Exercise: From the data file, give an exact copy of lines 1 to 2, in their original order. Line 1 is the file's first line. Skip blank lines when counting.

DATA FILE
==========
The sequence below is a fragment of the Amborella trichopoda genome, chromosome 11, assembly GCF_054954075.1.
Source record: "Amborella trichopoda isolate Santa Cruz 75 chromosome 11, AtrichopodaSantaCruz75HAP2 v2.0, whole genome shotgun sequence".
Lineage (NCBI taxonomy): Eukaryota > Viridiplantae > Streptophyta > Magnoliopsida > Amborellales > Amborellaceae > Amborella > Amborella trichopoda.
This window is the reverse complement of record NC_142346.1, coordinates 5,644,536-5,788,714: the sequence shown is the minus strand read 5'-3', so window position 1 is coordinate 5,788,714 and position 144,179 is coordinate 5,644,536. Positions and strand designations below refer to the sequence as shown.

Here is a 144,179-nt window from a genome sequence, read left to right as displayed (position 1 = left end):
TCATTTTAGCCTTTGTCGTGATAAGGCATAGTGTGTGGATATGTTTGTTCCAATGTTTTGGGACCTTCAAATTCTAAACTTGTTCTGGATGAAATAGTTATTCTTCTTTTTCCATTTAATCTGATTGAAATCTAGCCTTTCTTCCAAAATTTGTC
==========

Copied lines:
The sequence below is a fragment of the Amborella trichopoda genome, chromosome 11, assembly GCF_054954075.1.
Source record: "Amborella trichopoda isolate Santa Cruz 75 chromosome 11, AtrichopodaSantaCruz75HAP2 v2.0, whole genome shotgun sequence".